Vegas shooter on anti-anxiety meds:autopsy

An autopsy has done nothing to help explain the motive of Las Vegas gunman Stephen Paddock (File).
An autopsy has done nothing to help explain the motive of Las Vegas gunman Stephen Paddock (File).

The autopsy report on Las Vegas gunman Stephen Paddock does nothing to help explain why he carried out the deadliest shooting in modern US history - his body did not hold diseases or drugs or other substances that could have caused aggressive behaviour.

In fact, it showed he was a sober, healthy 64-year-old.

The report - released on Friday in response to a lawsuit by the Associated Press and the Las Vegas Review-Journal - shows gunman Stephen Paddock had anti-anxiety drugs in his system but was not under the influence of them.

Paddock unleashed a barrage of bullets from his high-rise hotel suite into a crowd at a country music festival below, killing 58 people and injuring more than 800 others on October 1.

He fatally shot himself before officers stormed his suite.

The autopsy showed the 1.8m Paddock was slightly overweight at 102kg, had high blood pressure and bad teeth. However, nothing was unusual in his physical condition.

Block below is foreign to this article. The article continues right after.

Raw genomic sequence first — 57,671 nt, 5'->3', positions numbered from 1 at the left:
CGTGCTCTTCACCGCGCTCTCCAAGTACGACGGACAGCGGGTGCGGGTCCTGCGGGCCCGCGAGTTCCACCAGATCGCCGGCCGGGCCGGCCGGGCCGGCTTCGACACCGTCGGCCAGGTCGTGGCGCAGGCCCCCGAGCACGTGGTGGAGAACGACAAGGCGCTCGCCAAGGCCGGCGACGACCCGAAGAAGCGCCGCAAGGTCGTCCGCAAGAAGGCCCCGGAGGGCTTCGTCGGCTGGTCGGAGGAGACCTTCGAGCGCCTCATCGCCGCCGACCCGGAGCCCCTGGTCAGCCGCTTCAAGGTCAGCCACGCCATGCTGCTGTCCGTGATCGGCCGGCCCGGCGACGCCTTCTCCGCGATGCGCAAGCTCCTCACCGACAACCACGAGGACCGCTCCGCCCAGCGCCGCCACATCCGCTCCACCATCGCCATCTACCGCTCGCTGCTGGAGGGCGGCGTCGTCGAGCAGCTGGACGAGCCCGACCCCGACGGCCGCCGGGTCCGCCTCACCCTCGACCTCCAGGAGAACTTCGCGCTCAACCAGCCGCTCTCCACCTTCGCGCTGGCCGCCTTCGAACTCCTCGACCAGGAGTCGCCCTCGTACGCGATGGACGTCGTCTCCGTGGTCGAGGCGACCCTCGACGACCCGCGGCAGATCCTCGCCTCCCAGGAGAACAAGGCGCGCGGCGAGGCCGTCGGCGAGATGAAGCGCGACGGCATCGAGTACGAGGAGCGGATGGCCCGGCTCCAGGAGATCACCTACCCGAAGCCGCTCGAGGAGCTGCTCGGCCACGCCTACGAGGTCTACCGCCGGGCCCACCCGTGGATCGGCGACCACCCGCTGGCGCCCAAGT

His cremated remains were released to his brother in January.

Paddock's motive has been a mystery since he opened fire from the 32nd floor of the Mandalay Bay casino-hotel.

A preliminary report released last month by Las Vegas police says the high-stakes gambler had been on a losing streak, was obsessed with cleanliness, possibly bipolar and was having difficulties with his live-in girlfriend.

Investigators believe Paddock acted alone and he did not leave a note or manifesto before he was found dead in the room.

Police found 23 rifles and a handgun in his suite, with some rifles fitted to fire like fully automatic weapons.

His live-in girlfriend, Marilou Danley, told investigators that Paddock had become "distant" in the year before the shooting, according to the preliminary report.

Australian Associated Press